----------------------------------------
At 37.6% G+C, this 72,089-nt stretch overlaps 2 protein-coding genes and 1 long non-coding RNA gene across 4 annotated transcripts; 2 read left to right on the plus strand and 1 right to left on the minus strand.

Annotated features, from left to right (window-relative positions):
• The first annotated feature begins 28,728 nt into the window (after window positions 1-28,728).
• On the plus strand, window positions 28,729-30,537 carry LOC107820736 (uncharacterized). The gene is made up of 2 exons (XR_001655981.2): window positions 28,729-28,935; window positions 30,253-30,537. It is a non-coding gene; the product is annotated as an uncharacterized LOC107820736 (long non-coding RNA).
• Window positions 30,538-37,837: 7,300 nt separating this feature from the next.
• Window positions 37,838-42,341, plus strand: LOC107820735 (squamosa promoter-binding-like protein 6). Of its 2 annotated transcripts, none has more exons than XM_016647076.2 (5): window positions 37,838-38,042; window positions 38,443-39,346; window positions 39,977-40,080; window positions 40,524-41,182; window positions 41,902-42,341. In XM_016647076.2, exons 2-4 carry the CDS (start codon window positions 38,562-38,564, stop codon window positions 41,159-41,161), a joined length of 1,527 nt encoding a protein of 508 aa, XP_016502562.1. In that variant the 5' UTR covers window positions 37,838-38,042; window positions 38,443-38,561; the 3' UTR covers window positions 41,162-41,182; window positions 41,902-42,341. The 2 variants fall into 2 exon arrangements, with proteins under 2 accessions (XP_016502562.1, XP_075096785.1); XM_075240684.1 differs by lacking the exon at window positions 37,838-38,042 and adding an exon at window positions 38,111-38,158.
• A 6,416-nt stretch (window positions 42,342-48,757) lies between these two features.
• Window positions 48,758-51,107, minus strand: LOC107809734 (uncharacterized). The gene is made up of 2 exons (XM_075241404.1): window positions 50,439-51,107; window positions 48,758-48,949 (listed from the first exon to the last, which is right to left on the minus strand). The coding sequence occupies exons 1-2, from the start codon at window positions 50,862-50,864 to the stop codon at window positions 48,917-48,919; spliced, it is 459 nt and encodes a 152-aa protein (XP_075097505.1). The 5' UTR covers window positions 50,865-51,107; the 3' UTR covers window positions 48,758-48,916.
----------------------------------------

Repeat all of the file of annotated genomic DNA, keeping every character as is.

At 37.6% G+C, this 72,089-nt stretch overlaps 2 protein-coding genes and 1 long non-coding RNA gene across 4 annotated transcripts; 2 read left to right on the plus strand and 1 right to left on the minus strand.

Annotated features, from left to right (window-relative positions):
• The first annotated feature begins 28,728 nt into the window (after window positions 1-28,728).
• On the plus strand, window positions 28,729-30,537 carry LOC107820736 (uncharacterized). The gene is made up of 2 exons (XR_001655981.2): window positions 28,729-28,935; window positions 30,253-30,537. It is a non-coding gene; the product is annotated as an uncharacterized LOC107820736 (long non-coding RNA).
• Window positions 30,538-37,837: 7,300 nt separating this feature from the next.
• Window positions 37,838-42,341, plus strand: LOC107820735 (squamosa promoter-binding-like protein 6). Of its 2 annotated transcripts, none has more exons than XM_016647076.2 (5): window positions 37,838-38,042; window positions 38,443-39,346; window positions 39,977-40,080; window positions 40,524-41,182; window positions 41,902-42,341. In XM_016647076.2, exons 2-4 carry the CDS (start codon window positions 38,562-38,564, stop codon window positions 41,159-41,161), a joined length of 1,527 nt encoding a protein of 508 aa, XP_016502562.1. In that variant the 5' UTR covers window positions 37,838-38,042; window positions 38,443-38,561; the 3' UTR covers window positions 41,162-41,182; window positions 41,902-42,341. The 2 variants fall into 2 exon arrangements, with proteins under 2 accessions (XP_016502562.1, XP_075096785.1); XM_075240684.1 differs by lacking the exon at window positions 37,838-38,042 and adding an exon at window positions 38,111-38,158.
• A 6,416-nt stretch (window positions 42,342-48,757) lies between these two features.
• Window positions 48,758-51,107, minus strand: LOC107809734 (uncharacterized). The gene is made up of 2 exons (XM_075241404.1): window positions 50,439-51,107; window positions 48,758-48,949 (listed from the first exon to the last, which is right to left on the minus strand). The coding sequence occupies exons 1-2, from the start codon at window positions 50,862-50,864 to the stop codon at window positions 48,917-48,919; spliced, it is 459 nt and encodes a 152-aa protein (XP_075097505.1). The 5' UTR covers window positions 50,865-51,107; the 3' UTR covers window positions 48,758-48,916.